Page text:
Saturday, January 19, 2013

Free Printables: Sneaky E

<a href="*FREE*%20printable%3A%20%20Sneaky%20E%20Song%20and%20Graphic%20Organizers...Silent%20E%2FMagic%20E" class="pin-it-button" count-layout="horizontal"><img border="0" src="//" title="Pin It" /></a>Check out my newest *FREE* printable on TpT!

Ooh, ooh! Sneaky E is at it again! Don't let your students get tripped up by that mean, old silent e. Use this Sneaky E packet to teach the phonics rule of silent e.

The packet includes:
*Sneaky E Song: Full size for printing/poster making and 2 per page for journals
*Sneaky E Bridge Map: Analogies for turning cvc words to cvce. Example: cap/cape. Includes suggested words and relating factor
*Sneaky E Tree Map: Categorize lists of silent e words
*Sneaky E Strikes Again! Story: Find out how all the madness began.

CCSS: LA.1.LACC.1.RF.3.3.c - Know final -e and common vowel team conventions for representing long vowel sounds. 

27 Loves Tacky the Penguin

Boy, do I love me some Tacky the Penguin!  I always save Tacky for January because it makes me look forward to going back to school after winter break and my Firsties are ready to cannonball into character traits, compare/contrast and opinion writing.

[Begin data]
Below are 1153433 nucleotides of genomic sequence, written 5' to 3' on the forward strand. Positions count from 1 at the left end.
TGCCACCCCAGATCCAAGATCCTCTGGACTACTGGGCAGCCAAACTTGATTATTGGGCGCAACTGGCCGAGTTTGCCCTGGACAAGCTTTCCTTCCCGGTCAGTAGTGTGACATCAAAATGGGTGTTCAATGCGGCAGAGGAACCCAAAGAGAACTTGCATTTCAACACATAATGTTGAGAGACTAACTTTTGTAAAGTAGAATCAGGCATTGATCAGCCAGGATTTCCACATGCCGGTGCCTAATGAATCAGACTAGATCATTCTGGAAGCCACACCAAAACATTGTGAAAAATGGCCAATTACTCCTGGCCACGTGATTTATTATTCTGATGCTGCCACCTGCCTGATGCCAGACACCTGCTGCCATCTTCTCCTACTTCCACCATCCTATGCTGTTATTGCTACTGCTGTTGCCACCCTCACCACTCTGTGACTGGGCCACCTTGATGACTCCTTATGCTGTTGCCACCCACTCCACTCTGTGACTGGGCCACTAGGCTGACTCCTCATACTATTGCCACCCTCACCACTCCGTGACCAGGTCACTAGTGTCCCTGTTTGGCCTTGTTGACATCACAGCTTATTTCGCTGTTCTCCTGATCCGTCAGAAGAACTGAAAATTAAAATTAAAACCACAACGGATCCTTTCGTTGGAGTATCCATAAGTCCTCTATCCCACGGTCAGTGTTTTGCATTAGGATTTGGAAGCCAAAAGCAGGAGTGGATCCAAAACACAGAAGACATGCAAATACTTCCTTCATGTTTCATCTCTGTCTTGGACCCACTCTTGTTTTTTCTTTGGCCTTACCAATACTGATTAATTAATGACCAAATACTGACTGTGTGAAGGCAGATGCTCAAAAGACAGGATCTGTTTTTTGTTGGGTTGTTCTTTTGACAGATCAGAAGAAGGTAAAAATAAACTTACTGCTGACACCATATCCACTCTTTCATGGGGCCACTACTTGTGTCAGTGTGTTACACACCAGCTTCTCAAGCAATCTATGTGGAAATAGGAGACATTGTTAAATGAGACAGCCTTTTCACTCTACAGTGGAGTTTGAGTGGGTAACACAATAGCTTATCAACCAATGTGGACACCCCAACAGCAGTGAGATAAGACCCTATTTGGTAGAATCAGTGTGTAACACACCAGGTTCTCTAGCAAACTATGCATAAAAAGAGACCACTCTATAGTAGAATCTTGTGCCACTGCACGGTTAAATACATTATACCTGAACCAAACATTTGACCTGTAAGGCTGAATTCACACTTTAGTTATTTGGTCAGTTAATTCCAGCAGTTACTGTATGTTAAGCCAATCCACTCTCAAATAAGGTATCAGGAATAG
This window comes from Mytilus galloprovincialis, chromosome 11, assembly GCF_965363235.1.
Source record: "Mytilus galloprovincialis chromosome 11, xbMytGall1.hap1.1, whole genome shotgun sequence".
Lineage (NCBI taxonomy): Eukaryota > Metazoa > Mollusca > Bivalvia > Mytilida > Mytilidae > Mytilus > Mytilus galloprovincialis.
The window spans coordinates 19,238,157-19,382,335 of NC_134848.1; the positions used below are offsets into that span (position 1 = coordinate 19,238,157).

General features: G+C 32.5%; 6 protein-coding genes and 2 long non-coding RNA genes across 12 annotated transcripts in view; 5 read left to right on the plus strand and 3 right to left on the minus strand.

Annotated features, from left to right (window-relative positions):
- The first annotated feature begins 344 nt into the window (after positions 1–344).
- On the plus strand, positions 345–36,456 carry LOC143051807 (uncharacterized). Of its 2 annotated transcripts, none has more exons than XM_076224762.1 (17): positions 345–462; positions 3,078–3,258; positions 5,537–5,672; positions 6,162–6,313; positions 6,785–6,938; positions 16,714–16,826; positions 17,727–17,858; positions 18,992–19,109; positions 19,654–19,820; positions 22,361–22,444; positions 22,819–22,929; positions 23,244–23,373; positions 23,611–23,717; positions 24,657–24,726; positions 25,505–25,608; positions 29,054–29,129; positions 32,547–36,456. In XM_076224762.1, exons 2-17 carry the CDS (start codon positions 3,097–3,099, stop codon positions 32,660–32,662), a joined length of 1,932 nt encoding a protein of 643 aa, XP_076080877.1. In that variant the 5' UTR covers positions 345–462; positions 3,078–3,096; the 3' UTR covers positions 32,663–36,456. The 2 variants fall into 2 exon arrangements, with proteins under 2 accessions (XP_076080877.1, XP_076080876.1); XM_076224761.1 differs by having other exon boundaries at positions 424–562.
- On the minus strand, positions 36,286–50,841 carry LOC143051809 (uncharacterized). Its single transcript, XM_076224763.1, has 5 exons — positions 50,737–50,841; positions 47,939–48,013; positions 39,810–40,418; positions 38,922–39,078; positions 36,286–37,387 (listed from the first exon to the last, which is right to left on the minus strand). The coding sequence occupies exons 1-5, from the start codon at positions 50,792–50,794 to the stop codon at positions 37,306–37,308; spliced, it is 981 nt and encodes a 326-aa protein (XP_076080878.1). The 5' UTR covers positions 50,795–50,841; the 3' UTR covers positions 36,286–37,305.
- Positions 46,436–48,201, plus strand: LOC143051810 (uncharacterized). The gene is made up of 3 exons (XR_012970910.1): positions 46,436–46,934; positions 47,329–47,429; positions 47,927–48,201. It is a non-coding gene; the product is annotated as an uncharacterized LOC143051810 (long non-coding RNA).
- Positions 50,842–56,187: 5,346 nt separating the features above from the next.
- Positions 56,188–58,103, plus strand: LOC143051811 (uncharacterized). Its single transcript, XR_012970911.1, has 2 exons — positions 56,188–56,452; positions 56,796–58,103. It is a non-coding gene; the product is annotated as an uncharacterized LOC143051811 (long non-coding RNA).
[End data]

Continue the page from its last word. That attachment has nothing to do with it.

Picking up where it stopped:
We stared by reading the original Tacky the Penguin written by Helen Lester and illustrated by Lynn Munsinger.  We discuss Tacky and his companions, make predictions and sing How Many Toes... in our tackiest voices.  The kids LOVE it and they start to learn more about reading with expression.

{Tacky the Penguin is/can/has tree map}

Next we go on to read the rest of the Tacky books and relate the character traits, mishaps and commonalities as we go.  Tackylocks and the Three Bears is another of the kids favorites.  I will refer back to it when we study fairy tales.

Last week we had a blast with the Tacky craftivity.  The kids cut and pasted their own Tacky, then designed a shirt for him.  I told them to think about Tacky's style as they designed the shirt.  They had to have a reason for the design.  They wrote their reason on an iceberg and placed Tacky atop.  The kids got really creative with the designs, including making their own bow ties from scrap paper!
{Tacky likes this shirt because it is crazy.}
{Tacky likes this shirt because it is colorful and odd.}
I love the reference to the text!

{Tacky likes this shirt because it is crazy.}
{Tacky likes this shirt because it got lots of stuff on his shirt.}
{Tacky likes this shirt because it has polka dots and stripes.}

{Tacky loves his shirt because it has a monster on it!}

Tacky has no eyes and no feet, but he *loves* his monster shirt.  I love it, too!

I pair the Tacky series with informational texts and videos about actual penguins, too.  More to come on that.